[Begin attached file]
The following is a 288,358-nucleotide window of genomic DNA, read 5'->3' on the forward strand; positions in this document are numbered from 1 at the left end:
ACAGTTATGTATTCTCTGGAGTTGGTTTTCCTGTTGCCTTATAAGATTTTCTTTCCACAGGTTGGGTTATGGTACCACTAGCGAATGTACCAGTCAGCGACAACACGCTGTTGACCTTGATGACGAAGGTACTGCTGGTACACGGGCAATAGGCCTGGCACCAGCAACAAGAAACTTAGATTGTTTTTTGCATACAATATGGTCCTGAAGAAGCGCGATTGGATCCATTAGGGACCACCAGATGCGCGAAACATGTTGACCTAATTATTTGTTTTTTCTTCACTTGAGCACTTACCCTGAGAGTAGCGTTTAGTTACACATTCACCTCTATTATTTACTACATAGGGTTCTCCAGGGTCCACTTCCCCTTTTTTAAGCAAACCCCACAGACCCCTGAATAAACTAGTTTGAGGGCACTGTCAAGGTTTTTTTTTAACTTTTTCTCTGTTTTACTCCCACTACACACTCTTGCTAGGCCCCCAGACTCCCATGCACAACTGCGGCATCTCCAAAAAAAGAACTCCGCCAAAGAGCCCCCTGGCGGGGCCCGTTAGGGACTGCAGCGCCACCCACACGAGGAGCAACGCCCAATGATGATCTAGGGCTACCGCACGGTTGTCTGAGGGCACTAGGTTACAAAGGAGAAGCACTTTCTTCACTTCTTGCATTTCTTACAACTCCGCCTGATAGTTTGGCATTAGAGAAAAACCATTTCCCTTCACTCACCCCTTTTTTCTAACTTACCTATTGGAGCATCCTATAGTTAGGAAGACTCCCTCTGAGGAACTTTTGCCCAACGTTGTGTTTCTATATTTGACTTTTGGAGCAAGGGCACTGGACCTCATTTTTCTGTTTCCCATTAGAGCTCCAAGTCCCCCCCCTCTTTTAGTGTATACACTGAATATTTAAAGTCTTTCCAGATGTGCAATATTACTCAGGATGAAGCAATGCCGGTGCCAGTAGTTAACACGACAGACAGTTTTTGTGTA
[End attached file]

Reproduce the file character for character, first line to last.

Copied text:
The following is a 288,358-nucleotide window of genomic DNA, read 5'->3' on the forward strand; positions in this document are numbered from 1 at the left end:
ACAGTTATGTATTCTCTGGAGTTGGTTTTCCTGTTGCCTTATAAGATTTTCTTTCCACAGGTTGGGTTATGGTACCACTAGCGAATGTACCAGTCAGCGACAACACGCTGTTGACCTTGATGACGAAGGTACTGCTGGTACACGGGCAATAGGCCTGGCACCAGCAACAAGAAACTTAGATTGTTTTTTGCATACAATATGGTCCTGAAGAAGCGCGATTGGATCCATTAGGGACCACCAGATGCGCGAAACATGTTGACCTAATTATTTGTTTTTTCTTCACTTGAGCACTTACCCTGAGAGTAGCGTTTAGTTACACATTCACCTCTATTATTTACTACATAGGGTTCTCCAGGGTCCACTTCCCCTTTTTTAAGCAAACCCCACAGACCCCTGAATAAACTAGTTTGAGGGCACTGTCAAGGTTTTTTTTTAACTTTTTCTCTGTTTTACTCCCACTACACACTCTTGCTAGGCCCCCAGACTCCCATGCACAACTGCGGCATCTCCAAAAAAAGAACTCCGCCAAAGAGCCCCCTGGCGGGGCCCGTTAGGGACTGCAGCGCCACCCACACGAGGAGCAACGCCCAATGATGATCTAGGGCTACCGCACGGTTGTCTGAGGGCACTAGGTTACAAAGGAGAAGCACTTTCTTCACTTCTTGCATTTCTTACAACTCCGCCTGATAGTTTGGCATTAGAGAAAAACCATTTCCCTTCACTCACCCCTTTTTTCTAACTTACCTATTGGAGCATCCTATAGTTAGGAAGACTCCCTCTGAGGAACTTTTGCCCAACGTTGTGTTTCTATATTTGACTTTTGGAGCAAGGGCACTGGACCTCATTTTTCTGTTTCCCATTAGAGCTCCAAGTCCCCCCCCTCTTTTAGTGTATACACTGAATATTTAAAGTCTTTCCAGATGTGCAATATTACTCAGGATGAAGCAATGCCGGTGCCAGTAGTTAACACGACAGACAGTTTTTGTGTA